Citation

Poll Workers, Election Administration, and the Problem of Implicit Bias

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Abstract:

Racial bias in election administration—more specifically, in the interaction between poll workers and voters at a voting booth on election day—may be implicit, or unconscious. Poll workers frequently have de facto or de jure discretion over who gets to cast a ballot, and they operate in an environment of quick decision-making, based on minimal information, with few incentives for accuracy, and little opportunity to learn from errors. One possible result: under-voting by some racial or ethnic groups and over-voting by others. We present and evaluate several proposals to mitigate the impact of unconscious bias in America’s polling places.
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Association:
Name: American Psychology - Law Society
URL:
http://www.ap-ls.org/


Citation:
URL: http://citation.allacademic.com/meta/p399192_index.html
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MLA Citation:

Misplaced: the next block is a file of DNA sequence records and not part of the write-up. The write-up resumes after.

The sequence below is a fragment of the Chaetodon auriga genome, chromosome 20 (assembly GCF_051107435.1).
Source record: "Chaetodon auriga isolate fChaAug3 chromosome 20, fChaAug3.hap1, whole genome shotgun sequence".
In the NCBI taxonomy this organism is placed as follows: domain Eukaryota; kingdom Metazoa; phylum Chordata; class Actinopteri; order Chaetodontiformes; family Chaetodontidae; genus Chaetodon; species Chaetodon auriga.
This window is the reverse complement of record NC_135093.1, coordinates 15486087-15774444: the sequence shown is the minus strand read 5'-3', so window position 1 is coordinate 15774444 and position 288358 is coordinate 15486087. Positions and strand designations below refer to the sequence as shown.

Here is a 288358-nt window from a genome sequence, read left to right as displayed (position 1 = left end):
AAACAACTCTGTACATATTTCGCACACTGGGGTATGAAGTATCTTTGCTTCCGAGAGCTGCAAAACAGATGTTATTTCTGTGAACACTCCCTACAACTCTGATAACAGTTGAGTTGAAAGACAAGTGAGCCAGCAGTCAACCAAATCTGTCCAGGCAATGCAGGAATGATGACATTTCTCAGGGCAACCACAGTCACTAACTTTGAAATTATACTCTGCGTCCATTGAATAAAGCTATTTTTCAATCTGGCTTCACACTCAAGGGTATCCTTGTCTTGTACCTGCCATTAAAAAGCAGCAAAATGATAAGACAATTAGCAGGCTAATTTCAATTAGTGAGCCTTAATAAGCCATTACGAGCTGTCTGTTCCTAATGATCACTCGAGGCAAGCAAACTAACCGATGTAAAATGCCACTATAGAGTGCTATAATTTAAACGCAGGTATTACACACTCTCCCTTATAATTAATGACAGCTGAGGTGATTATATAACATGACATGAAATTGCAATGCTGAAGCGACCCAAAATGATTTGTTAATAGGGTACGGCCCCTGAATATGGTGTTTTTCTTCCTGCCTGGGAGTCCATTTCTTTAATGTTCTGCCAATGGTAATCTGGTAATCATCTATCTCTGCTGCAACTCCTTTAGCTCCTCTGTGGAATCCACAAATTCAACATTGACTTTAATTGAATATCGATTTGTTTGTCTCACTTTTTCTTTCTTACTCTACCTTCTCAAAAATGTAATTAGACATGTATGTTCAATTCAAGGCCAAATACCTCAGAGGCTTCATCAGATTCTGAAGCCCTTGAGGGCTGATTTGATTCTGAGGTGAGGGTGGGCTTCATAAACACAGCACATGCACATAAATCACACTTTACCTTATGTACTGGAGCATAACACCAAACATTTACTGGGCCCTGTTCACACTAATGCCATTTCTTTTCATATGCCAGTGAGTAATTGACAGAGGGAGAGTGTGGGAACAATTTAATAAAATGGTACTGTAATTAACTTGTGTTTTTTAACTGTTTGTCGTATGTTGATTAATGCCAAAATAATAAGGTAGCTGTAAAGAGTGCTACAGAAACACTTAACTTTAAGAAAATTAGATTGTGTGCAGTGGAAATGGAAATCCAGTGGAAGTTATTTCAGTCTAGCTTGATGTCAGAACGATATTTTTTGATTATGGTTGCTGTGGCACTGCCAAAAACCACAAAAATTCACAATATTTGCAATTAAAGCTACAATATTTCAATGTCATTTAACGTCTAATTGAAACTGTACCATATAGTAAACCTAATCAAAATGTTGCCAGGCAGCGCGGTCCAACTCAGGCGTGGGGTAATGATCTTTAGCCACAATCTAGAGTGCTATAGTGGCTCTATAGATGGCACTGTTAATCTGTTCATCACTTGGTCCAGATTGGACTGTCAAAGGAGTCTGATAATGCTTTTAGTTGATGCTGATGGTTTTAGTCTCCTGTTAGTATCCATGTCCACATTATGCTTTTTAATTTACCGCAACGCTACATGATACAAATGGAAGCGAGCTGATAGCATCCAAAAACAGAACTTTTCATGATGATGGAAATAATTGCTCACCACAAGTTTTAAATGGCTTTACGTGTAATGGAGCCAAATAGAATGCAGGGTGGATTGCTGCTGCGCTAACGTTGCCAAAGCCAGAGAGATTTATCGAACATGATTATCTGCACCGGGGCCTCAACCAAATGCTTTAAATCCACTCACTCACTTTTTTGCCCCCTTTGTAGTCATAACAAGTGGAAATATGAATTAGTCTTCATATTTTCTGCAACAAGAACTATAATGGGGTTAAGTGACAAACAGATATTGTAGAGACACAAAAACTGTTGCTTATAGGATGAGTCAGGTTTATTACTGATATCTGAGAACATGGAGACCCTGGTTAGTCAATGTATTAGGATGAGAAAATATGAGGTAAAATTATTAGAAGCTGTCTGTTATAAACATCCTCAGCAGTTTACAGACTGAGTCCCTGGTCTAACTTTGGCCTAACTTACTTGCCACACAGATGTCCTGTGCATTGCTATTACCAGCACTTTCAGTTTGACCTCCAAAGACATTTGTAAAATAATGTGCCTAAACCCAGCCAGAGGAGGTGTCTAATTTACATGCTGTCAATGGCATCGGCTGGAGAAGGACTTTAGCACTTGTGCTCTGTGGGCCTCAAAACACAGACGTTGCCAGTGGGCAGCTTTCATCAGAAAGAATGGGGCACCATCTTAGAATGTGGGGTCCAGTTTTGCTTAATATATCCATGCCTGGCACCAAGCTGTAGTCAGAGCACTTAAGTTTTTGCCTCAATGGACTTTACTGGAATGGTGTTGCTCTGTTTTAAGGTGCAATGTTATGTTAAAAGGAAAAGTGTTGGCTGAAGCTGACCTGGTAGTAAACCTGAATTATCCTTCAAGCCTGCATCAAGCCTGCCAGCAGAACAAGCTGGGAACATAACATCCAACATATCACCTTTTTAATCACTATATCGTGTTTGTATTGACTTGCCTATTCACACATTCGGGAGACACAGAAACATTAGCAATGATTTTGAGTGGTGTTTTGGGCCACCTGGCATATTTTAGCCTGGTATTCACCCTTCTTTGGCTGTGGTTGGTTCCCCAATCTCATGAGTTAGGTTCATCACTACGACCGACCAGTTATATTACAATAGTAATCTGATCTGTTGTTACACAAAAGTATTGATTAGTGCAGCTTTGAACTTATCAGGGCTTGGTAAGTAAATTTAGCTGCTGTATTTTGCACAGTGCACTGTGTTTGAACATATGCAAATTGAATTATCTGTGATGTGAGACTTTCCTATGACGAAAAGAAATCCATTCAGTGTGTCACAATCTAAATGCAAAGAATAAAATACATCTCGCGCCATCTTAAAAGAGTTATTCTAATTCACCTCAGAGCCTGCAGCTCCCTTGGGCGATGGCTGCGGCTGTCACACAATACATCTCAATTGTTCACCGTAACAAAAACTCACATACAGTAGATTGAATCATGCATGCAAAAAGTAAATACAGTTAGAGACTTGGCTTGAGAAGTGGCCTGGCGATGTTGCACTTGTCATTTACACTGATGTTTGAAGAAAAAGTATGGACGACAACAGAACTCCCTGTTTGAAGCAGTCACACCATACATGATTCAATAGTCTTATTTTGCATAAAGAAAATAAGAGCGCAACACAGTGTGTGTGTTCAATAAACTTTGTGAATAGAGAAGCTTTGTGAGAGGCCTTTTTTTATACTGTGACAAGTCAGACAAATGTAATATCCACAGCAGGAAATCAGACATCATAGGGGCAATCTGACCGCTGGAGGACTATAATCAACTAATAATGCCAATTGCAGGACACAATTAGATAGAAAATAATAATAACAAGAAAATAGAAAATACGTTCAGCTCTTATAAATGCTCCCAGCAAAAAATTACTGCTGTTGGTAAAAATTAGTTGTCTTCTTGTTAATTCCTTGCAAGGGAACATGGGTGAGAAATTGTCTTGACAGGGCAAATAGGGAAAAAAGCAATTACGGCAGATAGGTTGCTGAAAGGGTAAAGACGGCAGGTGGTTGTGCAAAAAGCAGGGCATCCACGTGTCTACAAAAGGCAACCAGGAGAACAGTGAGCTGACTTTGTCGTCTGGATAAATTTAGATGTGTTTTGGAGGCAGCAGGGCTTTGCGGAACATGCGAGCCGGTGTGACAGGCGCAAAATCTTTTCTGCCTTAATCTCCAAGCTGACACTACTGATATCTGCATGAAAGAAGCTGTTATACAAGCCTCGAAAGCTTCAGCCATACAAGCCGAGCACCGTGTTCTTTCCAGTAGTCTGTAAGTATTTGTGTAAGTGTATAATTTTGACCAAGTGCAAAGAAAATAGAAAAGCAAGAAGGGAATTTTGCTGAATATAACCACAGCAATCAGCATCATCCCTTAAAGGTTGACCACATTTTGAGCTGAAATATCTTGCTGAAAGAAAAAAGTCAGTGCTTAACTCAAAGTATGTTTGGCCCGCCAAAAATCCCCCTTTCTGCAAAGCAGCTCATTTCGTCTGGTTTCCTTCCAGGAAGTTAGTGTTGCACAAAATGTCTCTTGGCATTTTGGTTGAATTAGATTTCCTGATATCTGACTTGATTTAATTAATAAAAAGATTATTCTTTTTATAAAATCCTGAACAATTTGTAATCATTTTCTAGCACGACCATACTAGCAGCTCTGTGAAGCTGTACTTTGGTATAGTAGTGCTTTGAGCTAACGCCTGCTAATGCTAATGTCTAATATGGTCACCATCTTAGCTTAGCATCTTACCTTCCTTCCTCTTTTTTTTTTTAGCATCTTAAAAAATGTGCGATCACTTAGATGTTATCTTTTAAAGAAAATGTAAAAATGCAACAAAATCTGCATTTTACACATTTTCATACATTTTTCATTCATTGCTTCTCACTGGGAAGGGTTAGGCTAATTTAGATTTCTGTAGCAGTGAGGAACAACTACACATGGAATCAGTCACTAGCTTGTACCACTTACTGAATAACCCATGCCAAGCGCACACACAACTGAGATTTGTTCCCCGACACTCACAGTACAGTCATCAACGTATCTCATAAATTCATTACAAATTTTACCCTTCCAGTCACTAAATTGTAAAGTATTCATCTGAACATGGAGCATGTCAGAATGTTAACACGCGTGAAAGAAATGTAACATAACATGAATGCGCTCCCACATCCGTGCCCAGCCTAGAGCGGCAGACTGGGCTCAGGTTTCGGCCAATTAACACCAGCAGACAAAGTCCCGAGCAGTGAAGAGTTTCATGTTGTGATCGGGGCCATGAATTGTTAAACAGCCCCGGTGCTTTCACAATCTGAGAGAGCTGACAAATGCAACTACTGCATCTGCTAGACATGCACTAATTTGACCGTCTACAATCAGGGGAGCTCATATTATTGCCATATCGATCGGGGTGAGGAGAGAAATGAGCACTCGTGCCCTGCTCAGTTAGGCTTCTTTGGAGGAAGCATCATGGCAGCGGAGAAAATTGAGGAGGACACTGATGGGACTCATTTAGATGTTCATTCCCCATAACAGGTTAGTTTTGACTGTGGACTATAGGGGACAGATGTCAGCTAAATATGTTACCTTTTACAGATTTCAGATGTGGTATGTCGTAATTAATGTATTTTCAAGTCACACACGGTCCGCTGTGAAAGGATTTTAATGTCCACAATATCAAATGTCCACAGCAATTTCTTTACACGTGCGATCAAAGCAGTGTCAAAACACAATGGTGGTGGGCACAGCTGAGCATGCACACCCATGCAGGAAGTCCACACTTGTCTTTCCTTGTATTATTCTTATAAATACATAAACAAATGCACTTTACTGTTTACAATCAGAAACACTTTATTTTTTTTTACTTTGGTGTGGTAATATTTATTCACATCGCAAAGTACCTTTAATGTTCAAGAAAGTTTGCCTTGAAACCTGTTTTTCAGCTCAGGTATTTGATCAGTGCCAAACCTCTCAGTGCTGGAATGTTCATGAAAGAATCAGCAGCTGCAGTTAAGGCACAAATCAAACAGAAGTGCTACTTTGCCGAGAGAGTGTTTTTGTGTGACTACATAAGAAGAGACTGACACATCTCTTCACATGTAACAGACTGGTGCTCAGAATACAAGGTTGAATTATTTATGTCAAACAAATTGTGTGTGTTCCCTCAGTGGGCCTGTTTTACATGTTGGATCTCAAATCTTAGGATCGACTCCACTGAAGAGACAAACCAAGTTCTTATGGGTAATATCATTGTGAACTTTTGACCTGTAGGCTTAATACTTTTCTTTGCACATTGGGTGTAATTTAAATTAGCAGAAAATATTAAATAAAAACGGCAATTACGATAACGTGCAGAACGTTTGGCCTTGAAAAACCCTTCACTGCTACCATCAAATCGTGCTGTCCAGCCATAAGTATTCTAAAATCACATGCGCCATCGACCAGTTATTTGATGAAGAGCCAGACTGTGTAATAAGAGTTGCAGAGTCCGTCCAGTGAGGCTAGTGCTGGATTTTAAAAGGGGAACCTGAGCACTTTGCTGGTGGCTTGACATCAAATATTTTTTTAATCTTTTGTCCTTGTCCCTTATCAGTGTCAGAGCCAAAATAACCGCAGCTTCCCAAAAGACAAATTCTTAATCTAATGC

Page, Antony. "Poll Workers, Election Administration, and the Problem of Implicit Bias" Paper presented at the annual meeting of the American Psychology - Law Society, Westin Bayshore Hotel, Vancouver, BC, Canada, Mar 18, 2010 <Not Available>. 2014-11-28 <http://citation.allacademic.com/meta/p399192_index.html>

APA Citation:

Page, A. , 2010-03-18 "Poll Workers, Election Administration, and the Problem of Implicit Bias" Paper presented at the annual meeting of the American Psychology - Law Society, Westin Bayshore Hotel, Vancouver, BC, Canada <Not Available>. 2014-11-28 from http://citation.allacademic.com/meta/p399192_index.html

Publication Type: Conference Paper/Unpublished Manuscript
Review Method: Peer Reviewed
Abstract: Racial bias in election administration—more specifically, in the interaction between poll workers and voters at a voting booth on election day—may be implicit, or unconscious. Poll workers frequently have de facto or de jure discretion over who gets to cast a ballot, and they operate in an environment of quick decision-making, based on minimal information, with few incentives for accuracy, and little opportunity to learn from errors. One possible result: under-voting by some racial or ethnic groups and over-voting by others. We present and evaluate several proposals to mitigate the impact of unconscious bias in America’s polling places.


Similar Titles:
Civic Engagement and College Student Poll Workers: Who works the Polls on Election Day?

Maryland Professors at the Polls: A Pilot Project Encouraging Faculty (and Students) to Serve as Poll Workers in the 2006 Elections


 
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